I always thought maybe different manufacturers did it differently. I've read of new class 15 class bobbins will not work on some of the vintage machines.

I have a Pfaff 1471 and it uses bobbins that at first look, are like 66 class bobbins, however, there are some differences. I took calipers to them but don't remember what the differences are. I should have put it on the computer and maybe I could find it. I actually did a hard copy of the measurements.

Janey

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Farmer John

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Reply with quote  #8 
I have a chart of bobbin sizes...

Mfg                OD         ID            Width      Drive
66                .805       .244           .415      flange hole
Pfaff             .860       .236           .345      Notch          H bobbin
Necchi          .808       .238          .465       Notch
Singer 115   .827       .235          .358       Notch          L bobbin  also Singer 206 & 306
221 & 301    .865       .235          .296       friction

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OurWorkbench

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Reply with quote  #9 
Quote:
Originally Posted by Farmer John
I have a chart of bobbin sizes...

Mfg                OD         ID            Width      Drive
66                .805       .244           .415      flange hole
Pfaff             .860       .236           .345      Notch          H bobbin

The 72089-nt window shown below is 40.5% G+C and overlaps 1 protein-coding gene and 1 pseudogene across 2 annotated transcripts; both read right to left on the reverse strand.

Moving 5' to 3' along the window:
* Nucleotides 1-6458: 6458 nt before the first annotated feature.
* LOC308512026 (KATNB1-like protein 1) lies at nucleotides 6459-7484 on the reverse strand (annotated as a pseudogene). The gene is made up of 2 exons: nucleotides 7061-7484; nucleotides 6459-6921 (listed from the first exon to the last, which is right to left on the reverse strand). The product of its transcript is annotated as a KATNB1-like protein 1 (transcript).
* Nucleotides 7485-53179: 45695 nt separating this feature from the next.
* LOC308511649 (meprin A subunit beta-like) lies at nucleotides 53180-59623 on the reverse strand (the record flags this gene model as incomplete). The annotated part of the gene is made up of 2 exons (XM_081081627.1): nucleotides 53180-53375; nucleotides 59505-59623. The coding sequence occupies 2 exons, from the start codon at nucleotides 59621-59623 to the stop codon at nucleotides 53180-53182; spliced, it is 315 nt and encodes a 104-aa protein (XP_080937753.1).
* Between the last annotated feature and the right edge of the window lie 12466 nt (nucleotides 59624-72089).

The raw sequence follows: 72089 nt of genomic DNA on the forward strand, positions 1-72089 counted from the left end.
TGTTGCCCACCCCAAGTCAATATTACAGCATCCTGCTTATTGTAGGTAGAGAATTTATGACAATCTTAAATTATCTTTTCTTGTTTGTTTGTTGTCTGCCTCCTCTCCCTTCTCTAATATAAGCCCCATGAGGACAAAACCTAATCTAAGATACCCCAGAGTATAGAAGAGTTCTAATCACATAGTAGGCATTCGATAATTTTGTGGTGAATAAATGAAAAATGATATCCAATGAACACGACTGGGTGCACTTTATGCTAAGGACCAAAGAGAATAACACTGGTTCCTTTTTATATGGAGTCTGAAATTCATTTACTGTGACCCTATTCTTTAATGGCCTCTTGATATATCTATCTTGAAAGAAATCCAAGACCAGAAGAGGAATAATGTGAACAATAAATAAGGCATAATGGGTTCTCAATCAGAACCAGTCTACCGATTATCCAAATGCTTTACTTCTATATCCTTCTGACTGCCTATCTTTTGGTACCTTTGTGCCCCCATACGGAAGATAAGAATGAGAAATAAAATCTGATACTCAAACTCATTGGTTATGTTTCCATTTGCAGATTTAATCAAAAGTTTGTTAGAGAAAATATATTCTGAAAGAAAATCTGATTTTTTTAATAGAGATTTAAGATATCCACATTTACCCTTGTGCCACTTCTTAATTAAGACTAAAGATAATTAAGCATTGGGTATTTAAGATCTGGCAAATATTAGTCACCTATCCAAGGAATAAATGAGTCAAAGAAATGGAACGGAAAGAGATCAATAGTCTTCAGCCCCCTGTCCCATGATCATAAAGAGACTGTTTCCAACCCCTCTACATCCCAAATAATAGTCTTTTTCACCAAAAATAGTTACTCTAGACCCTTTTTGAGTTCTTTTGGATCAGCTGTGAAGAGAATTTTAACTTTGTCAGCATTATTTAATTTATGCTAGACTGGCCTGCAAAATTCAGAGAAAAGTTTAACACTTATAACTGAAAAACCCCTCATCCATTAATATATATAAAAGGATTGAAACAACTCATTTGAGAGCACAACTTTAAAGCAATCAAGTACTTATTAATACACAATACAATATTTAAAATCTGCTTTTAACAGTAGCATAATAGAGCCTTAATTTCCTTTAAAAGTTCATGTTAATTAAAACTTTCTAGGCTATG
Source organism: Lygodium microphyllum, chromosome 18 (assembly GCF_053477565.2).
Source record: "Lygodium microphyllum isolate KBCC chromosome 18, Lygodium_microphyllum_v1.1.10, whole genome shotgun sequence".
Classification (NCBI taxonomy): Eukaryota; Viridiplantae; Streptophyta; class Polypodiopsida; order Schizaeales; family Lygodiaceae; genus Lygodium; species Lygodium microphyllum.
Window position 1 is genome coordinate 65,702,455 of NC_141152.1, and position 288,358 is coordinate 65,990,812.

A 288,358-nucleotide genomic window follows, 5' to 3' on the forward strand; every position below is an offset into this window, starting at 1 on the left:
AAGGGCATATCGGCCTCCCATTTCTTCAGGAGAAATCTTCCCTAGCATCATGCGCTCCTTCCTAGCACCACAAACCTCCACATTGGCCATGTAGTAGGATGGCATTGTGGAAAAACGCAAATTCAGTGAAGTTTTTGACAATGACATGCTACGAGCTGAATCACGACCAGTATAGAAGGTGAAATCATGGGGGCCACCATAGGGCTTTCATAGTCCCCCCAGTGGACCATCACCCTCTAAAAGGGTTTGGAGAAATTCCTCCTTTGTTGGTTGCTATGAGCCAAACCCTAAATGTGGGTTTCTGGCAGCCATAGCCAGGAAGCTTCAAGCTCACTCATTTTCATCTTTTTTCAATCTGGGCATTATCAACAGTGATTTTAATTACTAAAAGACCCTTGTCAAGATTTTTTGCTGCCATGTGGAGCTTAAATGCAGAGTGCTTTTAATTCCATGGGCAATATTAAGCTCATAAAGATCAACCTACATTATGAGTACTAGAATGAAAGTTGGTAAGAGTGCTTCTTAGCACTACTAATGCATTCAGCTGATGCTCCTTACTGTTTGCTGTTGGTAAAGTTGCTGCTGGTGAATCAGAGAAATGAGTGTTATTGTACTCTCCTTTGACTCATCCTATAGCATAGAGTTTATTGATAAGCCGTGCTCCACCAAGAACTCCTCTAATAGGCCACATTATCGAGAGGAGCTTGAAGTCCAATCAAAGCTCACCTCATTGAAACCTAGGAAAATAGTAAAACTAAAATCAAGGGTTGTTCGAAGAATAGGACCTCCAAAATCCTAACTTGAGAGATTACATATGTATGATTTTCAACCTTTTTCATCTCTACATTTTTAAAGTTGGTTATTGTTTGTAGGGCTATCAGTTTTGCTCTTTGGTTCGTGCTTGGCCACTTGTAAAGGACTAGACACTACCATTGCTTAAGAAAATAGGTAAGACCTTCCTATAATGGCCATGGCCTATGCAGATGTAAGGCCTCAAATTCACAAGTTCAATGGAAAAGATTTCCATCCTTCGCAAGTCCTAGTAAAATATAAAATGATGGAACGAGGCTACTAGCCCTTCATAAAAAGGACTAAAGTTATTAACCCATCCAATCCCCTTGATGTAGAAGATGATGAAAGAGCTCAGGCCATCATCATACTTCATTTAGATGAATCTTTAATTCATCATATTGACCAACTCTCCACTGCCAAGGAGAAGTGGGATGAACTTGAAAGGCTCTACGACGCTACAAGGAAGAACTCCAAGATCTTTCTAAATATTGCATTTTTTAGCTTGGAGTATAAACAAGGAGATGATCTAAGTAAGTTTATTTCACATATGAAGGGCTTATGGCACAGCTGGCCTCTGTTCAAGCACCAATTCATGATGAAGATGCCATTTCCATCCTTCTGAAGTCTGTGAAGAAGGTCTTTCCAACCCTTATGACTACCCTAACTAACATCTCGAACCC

Necchi          .808       .238          .465       Notch
Singer 115   .827       .235          .358       Notch          L bobbin  also Singer 206 & 306
221 & 301    .865       .235          .296       friction

Farmer John


Thank you, very much. Now hopefully I will be able to find on my computer.

Janey


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Farmer John

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Reply with quote  #10 
I have a bunch more dimensions if someone wants to make a spreadsheet.  The Pfaff dimensions are for the 130 & 131, perhaps more.  The Necchi dimensions are for the BU.  Also have dimensions for Elna Supermatic, National and White Family Rotary.
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seb58

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Reply with quote  #11 
Quote:
Originally Posted by OurWorkbench


I've read of new class 15 class bobbins will not work on some of the vintage machines.

Janey


That's right, the newer (and low quality) class 15 bobbins don't always work on mid-century or earlier singers: they fit just in the bobbin case but the width between the two plates (if you see what I mean) is often too narrow for the bobbin winder tongue. 

I think it is more a question of inconsistance in manufacturing than a change in the measurements of the bobbins

In my experience, same goes with class 66 bobbins, especially plastic ones: some wobble dreadfully in the bobbin case of my Singer 354 Genie / Starlet and some are fine (even from the same pack)